The history of National Fire Prevention Week has it roots
in the Great Chicago Fire, which occurred on October 9, 1871.
This tragic conflagration killed some 300 people, left 100,000
homeless and destroyed more than 17,000 structures. The origin
of the fire has generated speculation since its occurrence,
with the fact and fiction becoming blurred over the years.
One popular legend has it that Mrs O'Leary was milking her
cow when the animal kicked over a lamp, setting the O'Leary
barn on fire and starting the spectacular blaze. How ever
the massive fire began, it swiftly took its toll, burning
more than 2000 acres in 27 hours.
The City of Chicago quickly
rebuilt, however, and within a couple of years residents
began celebrating their successful restoration to memorialize
the anniversary of
the fire with festivities.
Intending to observe the fire's anniversary with a more
the Fire Marshals Association of North
America (FMANA), the oldest membership section of the National
Fire Protection Association (NFPA), decided that the 40th
anniversary of the Great Chicago Fire should be observed
not with festivities,
but in a way that would keep the public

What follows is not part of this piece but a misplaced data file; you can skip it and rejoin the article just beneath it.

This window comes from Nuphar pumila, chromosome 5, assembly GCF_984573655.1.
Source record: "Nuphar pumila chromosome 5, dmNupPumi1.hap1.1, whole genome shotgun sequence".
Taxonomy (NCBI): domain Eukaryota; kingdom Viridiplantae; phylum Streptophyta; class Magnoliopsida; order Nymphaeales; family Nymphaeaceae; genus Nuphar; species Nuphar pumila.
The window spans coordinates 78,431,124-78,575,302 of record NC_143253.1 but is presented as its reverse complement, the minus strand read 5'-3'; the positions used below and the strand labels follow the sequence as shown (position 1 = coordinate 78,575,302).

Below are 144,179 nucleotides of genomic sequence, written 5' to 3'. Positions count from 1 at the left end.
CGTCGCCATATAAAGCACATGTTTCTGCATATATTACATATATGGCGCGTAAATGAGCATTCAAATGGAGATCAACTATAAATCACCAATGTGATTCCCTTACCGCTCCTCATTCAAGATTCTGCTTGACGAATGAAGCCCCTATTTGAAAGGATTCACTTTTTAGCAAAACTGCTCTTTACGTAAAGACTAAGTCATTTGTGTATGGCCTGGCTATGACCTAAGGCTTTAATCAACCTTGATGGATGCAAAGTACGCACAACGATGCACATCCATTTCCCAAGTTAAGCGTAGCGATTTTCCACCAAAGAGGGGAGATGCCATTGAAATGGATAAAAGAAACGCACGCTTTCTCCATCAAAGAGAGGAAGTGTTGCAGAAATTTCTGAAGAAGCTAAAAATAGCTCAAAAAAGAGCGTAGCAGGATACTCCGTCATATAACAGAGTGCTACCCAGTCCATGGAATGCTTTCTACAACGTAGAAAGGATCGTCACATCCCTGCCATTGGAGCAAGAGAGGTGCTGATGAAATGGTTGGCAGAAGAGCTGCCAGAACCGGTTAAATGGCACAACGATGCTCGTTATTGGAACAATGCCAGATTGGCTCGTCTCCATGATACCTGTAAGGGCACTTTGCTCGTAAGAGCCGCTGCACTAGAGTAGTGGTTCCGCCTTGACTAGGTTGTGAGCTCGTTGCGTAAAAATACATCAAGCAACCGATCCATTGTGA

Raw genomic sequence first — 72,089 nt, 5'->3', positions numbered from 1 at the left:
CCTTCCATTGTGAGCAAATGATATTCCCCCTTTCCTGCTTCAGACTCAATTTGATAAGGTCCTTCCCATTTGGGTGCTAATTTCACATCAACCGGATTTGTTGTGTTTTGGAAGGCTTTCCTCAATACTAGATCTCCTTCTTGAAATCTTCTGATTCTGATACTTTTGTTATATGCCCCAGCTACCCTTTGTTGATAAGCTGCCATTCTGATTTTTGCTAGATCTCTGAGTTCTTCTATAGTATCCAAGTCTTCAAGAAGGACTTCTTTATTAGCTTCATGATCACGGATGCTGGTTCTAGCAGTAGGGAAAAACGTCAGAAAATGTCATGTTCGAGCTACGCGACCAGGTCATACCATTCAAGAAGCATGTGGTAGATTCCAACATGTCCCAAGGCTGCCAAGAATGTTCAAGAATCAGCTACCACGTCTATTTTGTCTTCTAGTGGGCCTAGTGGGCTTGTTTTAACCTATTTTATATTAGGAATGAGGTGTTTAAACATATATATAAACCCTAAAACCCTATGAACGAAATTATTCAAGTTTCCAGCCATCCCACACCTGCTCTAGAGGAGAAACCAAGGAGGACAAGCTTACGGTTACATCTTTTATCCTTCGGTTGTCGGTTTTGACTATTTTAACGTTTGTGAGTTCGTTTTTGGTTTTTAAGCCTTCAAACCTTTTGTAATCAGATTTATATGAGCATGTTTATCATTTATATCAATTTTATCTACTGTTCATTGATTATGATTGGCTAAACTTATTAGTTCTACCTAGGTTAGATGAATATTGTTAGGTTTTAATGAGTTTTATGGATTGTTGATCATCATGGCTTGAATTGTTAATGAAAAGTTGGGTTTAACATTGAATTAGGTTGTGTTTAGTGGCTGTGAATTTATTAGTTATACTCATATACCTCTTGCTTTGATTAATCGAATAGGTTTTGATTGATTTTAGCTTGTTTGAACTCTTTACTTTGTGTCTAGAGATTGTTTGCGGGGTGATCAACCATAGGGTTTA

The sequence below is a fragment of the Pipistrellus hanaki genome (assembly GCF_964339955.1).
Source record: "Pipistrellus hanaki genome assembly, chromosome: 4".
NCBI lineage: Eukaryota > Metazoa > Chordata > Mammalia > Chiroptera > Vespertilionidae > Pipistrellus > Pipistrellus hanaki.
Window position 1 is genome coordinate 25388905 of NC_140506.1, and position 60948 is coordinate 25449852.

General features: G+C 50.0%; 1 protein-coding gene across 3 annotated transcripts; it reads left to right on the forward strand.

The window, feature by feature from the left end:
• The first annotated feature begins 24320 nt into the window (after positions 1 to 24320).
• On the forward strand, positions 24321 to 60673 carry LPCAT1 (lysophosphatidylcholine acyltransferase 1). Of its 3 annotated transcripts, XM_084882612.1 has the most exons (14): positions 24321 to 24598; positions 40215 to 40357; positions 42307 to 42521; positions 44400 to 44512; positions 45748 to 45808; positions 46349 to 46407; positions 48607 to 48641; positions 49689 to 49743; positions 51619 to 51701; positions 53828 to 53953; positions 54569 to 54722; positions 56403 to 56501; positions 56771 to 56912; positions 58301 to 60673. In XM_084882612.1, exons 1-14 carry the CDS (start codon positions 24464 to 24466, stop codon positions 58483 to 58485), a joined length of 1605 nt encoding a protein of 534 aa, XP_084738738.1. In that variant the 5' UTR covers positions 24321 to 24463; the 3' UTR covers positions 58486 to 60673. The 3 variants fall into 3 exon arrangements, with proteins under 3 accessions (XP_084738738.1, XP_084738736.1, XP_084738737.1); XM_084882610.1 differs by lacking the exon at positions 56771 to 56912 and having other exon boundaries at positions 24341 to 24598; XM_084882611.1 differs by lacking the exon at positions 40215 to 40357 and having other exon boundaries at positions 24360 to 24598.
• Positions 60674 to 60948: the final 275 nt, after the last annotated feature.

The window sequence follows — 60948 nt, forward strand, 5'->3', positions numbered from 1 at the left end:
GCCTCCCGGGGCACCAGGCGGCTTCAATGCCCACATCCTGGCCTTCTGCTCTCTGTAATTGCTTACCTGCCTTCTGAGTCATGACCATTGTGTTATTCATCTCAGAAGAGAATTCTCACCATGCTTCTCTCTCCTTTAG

informed about the importance of fire
When President Calvin Coolidge proclaimed the first National
Fire Prevention Week,
October 4 - 10 1925, he noted that
in the previous year some 15,000 lives were
lost to fire in the United States. Calling the loss "startling," President
Coolidge's proclamation stated, "This waste results from
the conditions which justify a sense
of shame and horror;
for the greater part of it could and ought to be prevented.
is highly desirable that every effort be made to reform the
conditions which have made possible so vast a destruction
of the national wealth".
The Zion Fire / Rescue Department continues
today to make National Fire Prevention Week a priority and
counts on the participation and efforts of all
young and old, working to reduce the risk of fire and the
toll it takes
on our city.